I read an article this past week about Pope Francis speaking to a group of nuns from around the world. His word to them was this: be spiritual mothers, not "old maids."
Days like Mother's Day always get me reflecting on how grateful I am for whomever or whatever is being celebrated. My mom is phenomenal and I am so blessed each day to call her mine. But the Pope's remark got me to thinking a lot more broadly this week about what it means to take up the calling of motherhood.
Women are set apart to be a different kind of a blessing to the world. The first woman and mother was given the name "Eve" which means "life." What a bold reflection of our life-giving God! Women have been made to be life givers. That's seen most obviously through child birth, but it can look a lot of other ways, too. We admire you mamas that went through labor and breastfeeding or spent long hours waiting and watching for your adopted little one. We honor you today for your lifetime commitment to loving these children of yours. Additionally, though, I also want to acknowledge mothers of all shapes and kinds who may or may not be called "mom."
There are lots of phenomenal women throughout my story that have gone out of their way to love me and mother me. Spiritual encouragers, mentors, friends, teachers, coaches, RAs, bosses, professors. My life has been filled with some top notch women. Some of my favorite mothers have never bore a child.
I think about my vocations at the moment. Being an auntie to my nephew, Jared, and a godmama to Aaron and Lydia are among the top of the list. The responsibility I feel to invest in them, let them know they are loved, and help them to grow in truth is huge. I've yet to have a child of my own, but I hear God's calling to be a spiritual mother. I think of the love and responsibility I've felt and feel for my college students and youth as their leader and mentor. Some of my residents in college used to call me "Schmama." I loved loving those freshmen girls. I wanted to encourage them and speak life into their worlds as others had for me. As my former students keep in touch and are excited to share milestones with me, I swell with joy and pride to have been part of their lives. I also think of some very special families in my life that have invited me to join in loving their kids. I value that role and those relationships deeply and want to love them well.
This is what Church does [and I'm speaking particularly to the ladies today]. We must be encouragers and speak life to the young, just as others did for us. Today, I say thank you to those magnificently strong and faithful women that have encouraged and inspired me in what it means to be a woman of God. I'm grateful to be inspired by mothers of all kinds.
Mothers who are creative and make everyday an adventure for their kids.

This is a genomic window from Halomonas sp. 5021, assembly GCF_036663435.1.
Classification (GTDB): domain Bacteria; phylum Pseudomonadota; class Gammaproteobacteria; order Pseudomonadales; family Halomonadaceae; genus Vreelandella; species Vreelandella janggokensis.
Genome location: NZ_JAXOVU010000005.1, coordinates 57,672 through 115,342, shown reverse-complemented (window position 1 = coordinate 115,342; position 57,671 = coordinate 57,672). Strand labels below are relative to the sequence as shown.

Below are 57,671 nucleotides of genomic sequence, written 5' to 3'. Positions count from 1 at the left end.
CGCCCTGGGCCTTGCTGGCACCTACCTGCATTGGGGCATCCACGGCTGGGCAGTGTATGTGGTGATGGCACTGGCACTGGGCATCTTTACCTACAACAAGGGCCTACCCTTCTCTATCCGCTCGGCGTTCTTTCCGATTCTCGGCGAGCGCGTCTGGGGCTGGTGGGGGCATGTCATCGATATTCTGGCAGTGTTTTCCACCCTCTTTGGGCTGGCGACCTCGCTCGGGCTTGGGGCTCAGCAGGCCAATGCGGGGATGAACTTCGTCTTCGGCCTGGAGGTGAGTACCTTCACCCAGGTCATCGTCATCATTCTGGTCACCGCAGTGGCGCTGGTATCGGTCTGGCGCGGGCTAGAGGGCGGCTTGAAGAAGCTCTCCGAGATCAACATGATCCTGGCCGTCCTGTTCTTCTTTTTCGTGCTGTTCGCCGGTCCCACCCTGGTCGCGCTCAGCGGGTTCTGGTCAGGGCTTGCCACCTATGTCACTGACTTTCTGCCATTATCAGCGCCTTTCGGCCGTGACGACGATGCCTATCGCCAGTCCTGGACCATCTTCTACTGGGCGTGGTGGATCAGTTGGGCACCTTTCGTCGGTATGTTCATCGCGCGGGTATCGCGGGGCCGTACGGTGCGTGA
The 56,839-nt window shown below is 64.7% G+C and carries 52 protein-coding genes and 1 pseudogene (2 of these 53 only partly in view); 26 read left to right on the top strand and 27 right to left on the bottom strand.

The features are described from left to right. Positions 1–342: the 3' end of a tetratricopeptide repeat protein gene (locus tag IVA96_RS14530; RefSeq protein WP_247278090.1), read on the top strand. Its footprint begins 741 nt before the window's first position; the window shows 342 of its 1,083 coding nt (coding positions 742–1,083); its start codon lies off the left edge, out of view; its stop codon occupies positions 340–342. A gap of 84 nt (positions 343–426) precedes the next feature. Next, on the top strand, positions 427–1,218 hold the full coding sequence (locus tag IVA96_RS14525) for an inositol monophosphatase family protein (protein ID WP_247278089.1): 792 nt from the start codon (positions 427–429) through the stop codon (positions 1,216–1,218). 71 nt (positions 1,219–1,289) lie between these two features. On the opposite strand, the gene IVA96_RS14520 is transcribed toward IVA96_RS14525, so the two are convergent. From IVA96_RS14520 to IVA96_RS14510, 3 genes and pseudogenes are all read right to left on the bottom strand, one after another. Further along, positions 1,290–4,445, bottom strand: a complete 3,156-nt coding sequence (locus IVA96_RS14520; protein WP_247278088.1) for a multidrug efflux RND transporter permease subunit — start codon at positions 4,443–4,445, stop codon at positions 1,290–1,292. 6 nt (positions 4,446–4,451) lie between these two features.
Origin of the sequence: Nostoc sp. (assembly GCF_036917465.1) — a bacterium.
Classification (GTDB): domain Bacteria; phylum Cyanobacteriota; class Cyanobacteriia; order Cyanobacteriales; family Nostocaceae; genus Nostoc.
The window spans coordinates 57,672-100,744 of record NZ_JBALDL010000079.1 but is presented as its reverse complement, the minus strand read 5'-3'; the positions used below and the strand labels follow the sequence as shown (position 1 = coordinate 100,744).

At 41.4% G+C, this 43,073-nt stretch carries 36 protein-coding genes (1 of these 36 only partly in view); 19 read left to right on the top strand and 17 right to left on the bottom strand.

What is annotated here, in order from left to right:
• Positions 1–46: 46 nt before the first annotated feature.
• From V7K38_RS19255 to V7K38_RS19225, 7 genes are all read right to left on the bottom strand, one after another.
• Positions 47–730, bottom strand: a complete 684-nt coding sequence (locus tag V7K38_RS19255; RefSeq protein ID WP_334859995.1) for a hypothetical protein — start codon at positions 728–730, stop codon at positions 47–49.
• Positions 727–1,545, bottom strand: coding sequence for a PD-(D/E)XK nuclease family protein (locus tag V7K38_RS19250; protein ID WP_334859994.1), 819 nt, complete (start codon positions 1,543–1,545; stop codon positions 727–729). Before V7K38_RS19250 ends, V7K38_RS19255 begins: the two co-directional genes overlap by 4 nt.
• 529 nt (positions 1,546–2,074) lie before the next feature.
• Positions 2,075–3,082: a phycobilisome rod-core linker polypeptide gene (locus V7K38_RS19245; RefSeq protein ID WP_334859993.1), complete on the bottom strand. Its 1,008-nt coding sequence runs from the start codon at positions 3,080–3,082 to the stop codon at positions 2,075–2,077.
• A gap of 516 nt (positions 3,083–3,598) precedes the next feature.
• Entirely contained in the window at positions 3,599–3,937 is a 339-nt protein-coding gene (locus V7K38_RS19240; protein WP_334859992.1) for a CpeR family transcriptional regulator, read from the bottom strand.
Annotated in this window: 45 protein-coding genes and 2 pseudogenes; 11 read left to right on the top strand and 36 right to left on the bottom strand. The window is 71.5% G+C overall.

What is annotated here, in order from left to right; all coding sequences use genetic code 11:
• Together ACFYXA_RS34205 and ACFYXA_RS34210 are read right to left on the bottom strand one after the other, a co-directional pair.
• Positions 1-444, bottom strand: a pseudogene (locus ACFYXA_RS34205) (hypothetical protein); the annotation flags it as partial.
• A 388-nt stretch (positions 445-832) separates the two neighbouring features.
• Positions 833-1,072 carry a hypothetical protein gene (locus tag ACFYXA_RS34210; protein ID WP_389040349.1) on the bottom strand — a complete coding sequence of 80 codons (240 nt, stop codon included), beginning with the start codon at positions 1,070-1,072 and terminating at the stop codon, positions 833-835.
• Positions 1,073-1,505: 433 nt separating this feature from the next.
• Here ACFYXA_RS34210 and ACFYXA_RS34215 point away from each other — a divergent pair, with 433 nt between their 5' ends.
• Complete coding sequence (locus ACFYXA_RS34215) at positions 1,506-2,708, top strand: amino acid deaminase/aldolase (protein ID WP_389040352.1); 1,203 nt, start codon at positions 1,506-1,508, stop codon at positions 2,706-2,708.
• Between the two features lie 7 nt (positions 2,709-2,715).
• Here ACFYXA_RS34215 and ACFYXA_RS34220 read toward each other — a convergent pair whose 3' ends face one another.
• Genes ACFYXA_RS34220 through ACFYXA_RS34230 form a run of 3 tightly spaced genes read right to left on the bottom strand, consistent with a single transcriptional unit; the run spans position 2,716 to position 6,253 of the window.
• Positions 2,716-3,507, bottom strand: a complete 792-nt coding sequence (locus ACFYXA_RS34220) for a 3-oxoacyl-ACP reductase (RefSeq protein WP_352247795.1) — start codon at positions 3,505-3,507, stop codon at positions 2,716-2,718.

Mothers who may not ever deliver their own biological kids, but are mothers to many abandoned and abused children in orphanages or homes.
Mothers who commit to praying and encouraging us and in turn, teach us to pray and encourage.
Mothers who are their baby's source of food for months and months.
Mothers who teach their kids to love strangers.
Mothers who sacrifice so much for their kids to eat healthy and accommodate dietary restrictions.
Mothers who set an example of quiet humility in a role that doesn't often receive much glory.
Mothers who say their sorry and teach their kids to apologize and forgive.
Mothers who don't protect their kids from every challenge or struggle, but walk with them through it.
Mothers who are their kid's biggest cheerleader, even from half way across the country.
Mothers who are so nurturing at their core, that they can't bear to see children without a family so they adopt or do foster care.
Mothers who help their daughters become mothers as they also take on being a grandmother.
Mothers who aren't just raising good kids, but molding great adults.
Mothers who look more like fun aunties who want to make sure a kid knows they're extra special and have lots of people that love them.
Mothers who look more like teachers, youth leaders, or coaches and challenge kids in their day to day life.
Mothers who look more like friends or mentors that seek for others to grow, walk in righteousness, be healthy, and love Jesus like crazy.
Mothers who adopt strays without families nearby.
Mothers who are always available to babysit when full-time moms and dads need some help.
Mothers who commit to be part of raising children and loving children, youth, and adults that aren't their own.
You and your love breathe life and allow people, families, and communities to flourish.
It makes no difference if our first name is "mom" or not. We have a powerful job in the Church and in your community to be mamas. To welcome, to teach, to love. To bring life.
Thank you to those who have brought life into my story and the stories of many. May we strive to pass on the legacy of life given to us.